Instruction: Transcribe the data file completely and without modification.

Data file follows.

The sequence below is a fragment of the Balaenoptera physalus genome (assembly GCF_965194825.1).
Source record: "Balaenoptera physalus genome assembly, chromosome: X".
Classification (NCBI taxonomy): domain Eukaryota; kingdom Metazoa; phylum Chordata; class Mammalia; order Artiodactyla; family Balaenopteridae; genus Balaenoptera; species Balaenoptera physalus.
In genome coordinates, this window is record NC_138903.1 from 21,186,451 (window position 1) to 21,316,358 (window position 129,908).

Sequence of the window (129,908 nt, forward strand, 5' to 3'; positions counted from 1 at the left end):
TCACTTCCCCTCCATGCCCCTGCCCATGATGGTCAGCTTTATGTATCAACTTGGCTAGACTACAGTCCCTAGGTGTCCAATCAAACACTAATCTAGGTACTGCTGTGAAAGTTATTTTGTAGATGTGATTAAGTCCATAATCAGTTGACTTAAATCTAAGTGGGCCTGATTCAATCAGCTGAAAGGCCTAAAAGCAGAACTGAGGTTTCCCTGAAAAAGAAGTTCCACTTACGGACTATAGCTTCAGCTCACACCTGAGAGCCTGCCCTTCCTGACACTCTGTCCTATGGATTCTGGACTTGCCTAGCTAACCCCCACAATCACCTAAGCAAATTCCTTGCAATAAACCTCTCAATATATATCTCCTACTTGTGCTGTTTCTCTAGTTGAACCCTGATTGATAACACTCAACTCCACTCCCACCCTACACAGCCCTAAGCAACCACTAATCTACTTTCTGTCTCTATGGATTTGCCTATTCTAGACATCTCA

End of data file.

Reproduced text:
The sequence below is a fragment of the Balaenoptera physalus genome (assembly GCF_965194825.1).
Source record: "Balaenoptera physalus genome assembly, chromosome: X".
Classification (NCBI taxonomy): domain Eukaryota; kingdom Metazoa; phylum Chordata; class Mammalia; order Artiodactyla; family Balaenopteridae; genus Balaenoptera; species Balaenoptera physalus.
In genome coordinates, this window is record NC_138903.1 from 21,186,451 (window position 1) to 21,316,358 (window position 129,908).

Sequence of the window (129,908 nt, forward strand, 5' to 3'; positions counted from 1 at the left end):
TCACTTCCCCTCCATGCCCCTGCCCATGATGGTCAGCTTTATGTATCAACTTGGCTAGACTACAGTCCCTAGGTGTCCAATCAAACACTAATCTAGGTACTGCTGTGAAAGTTATTTTGTAGATGTGATTAAGTCCATAATCAGTTGACTTAAATCTAAGTGGGCCTGATTCAATCAGCTGAAAGGCCTAAAAGCAGAACTGAGGTTTCCCTGAAAAAGAAGTTCCACTTACGGACTATAGCTTCAGCTCACACCTGAGAGCCTGCCCTTCCTGACACTCTGTCCTATGGATTCTGGACTTGCCTAGCTAACCCCCACAATCACCTAAGCAAATTCCTTGCAATAAACCTCTCAATATATATCTCCTACTTGTGCTGTTTCTCTAGTTGAACCCTGATTGATAACACTCAACTCCACTCCCACCCTACACAGCCCTAAGCAACCACTAATCTACTTTCTGTCTCTATGGATTTGCCTATTCTAGACATCTCA